||Cezanne: The Self-portraits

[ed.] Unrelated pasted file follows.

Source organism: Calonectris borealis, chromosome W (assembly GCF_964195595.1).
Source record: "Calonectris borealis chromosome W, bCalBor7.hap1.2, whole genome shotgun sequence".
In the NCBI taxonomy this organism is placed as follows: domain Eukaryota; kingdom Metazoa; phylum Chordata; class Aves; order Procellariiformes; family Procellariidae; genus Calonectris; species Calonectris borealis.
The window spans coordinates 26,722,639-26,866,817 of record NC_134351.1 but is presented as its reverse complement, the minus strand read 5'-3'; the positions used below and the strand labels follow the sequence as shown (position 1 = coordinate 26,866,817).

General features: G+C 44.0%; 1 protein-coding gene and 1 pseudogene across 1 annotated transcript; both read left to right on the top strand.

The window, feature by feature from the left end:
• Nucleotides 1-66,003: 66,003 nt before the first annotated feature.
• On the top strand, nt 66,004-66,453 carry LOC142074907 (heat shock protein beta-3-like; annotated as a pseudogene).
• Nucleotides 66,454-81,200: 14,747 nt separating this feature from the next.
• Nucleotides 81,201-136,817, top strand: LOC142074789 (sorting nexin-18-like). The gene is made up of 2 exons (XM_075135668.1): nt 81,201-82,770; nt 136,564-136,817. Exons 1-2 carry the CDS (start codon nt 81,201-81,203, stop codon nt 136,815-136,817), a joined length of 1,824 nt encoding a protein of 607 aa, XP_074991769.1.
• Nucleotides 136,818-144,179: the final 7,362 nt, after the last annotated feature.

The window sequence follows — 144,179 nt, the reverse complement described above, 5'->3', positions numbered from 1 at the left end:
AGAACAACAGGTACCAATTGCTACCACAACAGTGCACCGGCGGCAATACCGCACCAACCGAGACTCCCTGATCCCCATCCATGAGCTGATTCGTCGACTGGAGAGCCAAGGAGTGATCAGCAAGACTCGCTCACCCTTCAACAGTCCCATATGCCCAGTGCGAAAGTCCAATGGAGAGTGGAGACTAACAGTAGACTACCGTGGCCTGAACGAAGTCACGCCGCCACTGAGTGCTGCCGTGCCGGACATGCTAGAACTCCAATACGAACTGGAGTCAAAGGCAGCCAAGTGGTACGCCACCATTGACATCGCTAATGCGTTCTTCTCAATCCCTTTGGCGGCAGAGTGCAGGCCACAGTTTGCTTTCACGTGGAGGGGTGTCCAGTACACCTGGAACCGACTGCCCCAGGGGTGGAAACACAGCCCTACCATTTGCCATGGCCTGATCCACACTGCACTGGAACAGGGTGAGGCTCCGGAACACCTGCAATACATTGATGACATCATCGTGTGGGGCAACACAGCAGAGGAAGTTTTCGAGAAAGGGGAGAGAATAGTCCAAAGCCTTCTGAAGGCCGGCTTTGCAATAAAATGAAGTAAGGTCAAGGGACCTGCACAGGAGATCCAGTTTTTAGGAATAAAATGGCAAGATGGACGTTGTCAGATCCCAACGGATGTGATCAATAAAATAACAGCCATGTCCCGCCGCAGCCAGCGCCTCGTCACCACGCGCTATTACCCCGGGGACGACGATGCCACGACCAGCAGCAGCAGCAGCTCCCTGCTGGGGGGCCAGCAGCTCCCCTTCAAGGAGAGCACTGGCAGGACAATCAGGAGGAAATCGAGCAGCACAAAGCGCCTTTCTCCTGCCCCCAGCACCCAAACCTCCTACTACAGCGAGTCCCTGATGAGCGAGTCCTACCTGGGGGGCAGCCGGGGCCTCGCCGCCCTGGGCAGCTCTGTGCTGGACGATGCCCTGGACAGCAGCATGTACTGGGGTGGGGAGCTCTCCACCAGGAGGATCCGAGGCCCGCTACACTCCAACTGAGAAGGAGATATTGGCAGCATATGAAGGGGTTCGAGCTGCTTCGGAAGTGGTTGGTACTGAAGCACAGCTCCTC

This study is devoted to the self-portraits of Paul Cezanne, celebrated by many as the founding father of modern art. It begins in the 1860s, when the young Cezanne was struglling to make his mark in the Parisian art world. His earliest self-portraits express all the hostility he projected at both the official Salon and the avant-garde. By the early 1870s, however, Cezanne sought rapprochement with the avant-garde, joining Camille Pissarro at Pontoise and temporarily adopting Impressionist techniques. His self-portraits of this era depict a more sober and accommodating figure. Like Rembrandt, Cezanne also inserted his own image into narrative paintings, in particular a deeply revealing series from the late 1860s and 1870s. By his final years Cezanne had quelled the exuberant Romanticism of his youthful temperament. His self-portraits now show a spirit of introspection and scepticism that was very much in tune with the Symbolist mood of the times. These works are also, finally, serene and magisterial, depicting a man who, despite the doubts that never left him, had seen his aesthetic path and was unfailingly committed to it.